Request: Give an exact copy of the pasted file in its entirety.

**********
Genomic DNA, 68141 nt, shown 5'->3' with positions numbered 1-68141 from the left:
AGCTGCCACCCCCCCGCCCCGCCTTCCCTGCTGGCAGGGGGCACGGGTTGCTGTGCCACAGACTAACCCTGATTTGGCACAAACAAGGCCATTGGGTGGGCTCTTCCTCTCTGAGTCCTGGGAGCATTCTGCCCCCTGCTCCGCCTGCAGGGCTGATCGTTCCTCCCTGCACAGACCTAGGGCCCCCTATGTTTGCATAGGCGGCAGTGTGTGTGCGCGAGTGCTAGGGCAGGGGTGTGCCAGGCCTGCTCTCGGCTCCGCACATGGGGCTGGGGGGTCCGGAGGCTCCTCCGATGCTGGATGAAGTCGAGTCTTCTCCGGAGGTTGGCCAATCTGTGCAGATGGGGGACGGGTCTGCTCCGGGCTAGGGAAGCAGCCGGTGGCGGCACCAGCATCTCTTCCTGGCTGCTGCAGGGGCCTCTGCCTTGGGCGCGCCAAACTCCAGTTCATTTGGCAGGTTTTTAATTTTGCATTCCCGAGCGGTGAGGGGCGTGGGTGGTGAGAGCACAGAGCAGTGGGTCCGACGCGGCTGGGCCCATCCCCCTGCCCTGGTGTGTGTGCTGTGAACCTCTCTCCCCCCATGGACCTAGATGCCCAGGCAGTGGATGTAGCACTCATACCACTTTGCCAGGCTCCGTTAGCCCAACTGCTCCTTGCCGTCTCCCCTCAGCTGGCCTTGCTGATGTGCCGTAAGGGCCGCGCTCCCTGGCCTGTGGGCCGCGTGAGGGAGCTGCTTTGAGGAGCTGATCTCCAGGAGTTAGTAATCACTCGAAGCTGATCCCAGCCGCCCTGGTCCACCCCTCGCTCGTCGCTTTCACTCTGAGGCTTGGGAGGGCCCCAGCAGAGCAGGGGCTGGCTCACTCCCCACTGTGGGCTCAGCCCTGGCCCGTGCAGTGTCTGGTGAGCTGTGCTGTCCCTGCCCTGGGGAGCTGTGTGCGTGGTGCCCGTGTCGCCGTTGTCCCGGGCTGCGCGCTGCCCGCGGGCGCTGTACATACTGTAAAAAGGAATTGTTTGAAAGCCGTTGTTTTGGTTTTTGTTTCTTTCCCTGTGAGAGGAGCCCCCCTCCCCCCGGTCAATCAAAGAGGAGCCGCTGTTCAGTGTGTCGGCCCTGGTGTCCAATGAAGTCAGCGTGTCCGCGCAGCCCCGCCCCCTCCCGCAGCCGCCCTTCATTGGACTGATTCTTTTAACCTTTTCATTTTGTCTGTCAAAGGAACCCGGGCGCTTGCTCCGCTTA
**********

Genomic DNA, 68141 nt, shown 5'->3' with positions numbered 1-68141 from the left:
AGCTGCCACCCCCCCGCCCCGCCTTCCCTGCTGGCAGGGGGCACGGGTTGCTGTGCCACAGACTAACCCTGATTTGGCACAAACAAGGCCATTGGGTGGGCTCTTCCTCTCTGAGTCCTGGGAGCATTCTGCCCCCTGCTCCGCCTGCAGGGCTGATCGTTCCTCCCTGCACAGACCTAGGGCCCCCTATGTTTGCATAGGCGGCAGTGTGTGTGCGCGAGTGCTAGGGCAGGGGTGTGCCAGGCCTGCTCTCGGCTCCGCACATGGGGCTGGGGGGTCCGGAGGCTCCTCCGATGCTGGATGAAGTCGAGTCTTCTCCGGAGGTTGGCCAATCTGTGCAGATGGGGGACGGGTCTGCTCCGGGCTAGGGAAGCAGCCGGTGGCGGCACCAGCATCTCTTCCTGGCTGCTGCAGGGGCCTCTGCCTTGGGCGCGCCAAACTCCAGTTCATTTGGCAGGTTTTTAATTTTGCATTCCCGAGCGGTGAGGGGCGTGGGTGGTGAGAGCACAGAGCAGTGGGTCCGACGCGGCTGGGCCCATCCCCCTGCCCTGGTGTGTGTGCTGTGAACCTCTCTCCCCCCATGGACCTAGATGCCCAGGCAGTGGATGTAGCACTCATACCACTTTGCCAGGCTCCGTTAGCCCAACTGCTCCTTGCCGTCTCCCCTCAGCTGGCCTTGCTGATGTGCCGTAAGGGCCGCGCTCCCTGGCCTGTGGGCCGCGTGAGGGAGCTGCTTTGAGGAGCTGATCTCCAGGAGTTAGTAATCACTCGAAGCTGATCCCAGCCGCCCTGGTCCACCCCTCGCTCGTCGCTTTCACTCTGAGGCTTGGGAGGGCCCCAGCAGAGCAGGGGCTGGCTCACTCCCCACTGTGGGCTCAGCCCTGGCCCGTGCAGTGTCTGGTGAGCTGTGCTGTCCCTGCCCTGGGGAGCTGTGTGCGTGGTGCCCGTGTCGCCGTTGTCCCGGGCTGCGCGCTGCCCGCGGGCGCTGTACATACTGTAAAAAGGAATTGTTTGAAAGCCGTTGTTTTGGTTTTTGTTTCTTTCCCTGTGAGAGGAGCCCCCCTCCCCCCGGTCAATCAAAGAGGAGCCGCTGTTCAGTGTGTCGGCCCTGGTGTCCAATGAAGTCAGCGTGTCCGCGCAGCCCCGCCCCCTCCCGCAGCCGCCCTTCATTGGACTGATTCTTTTAACCTTTTCATTTTGTCTGTCAAAGGAACCCGGGCGCTTGCTCCGCTTA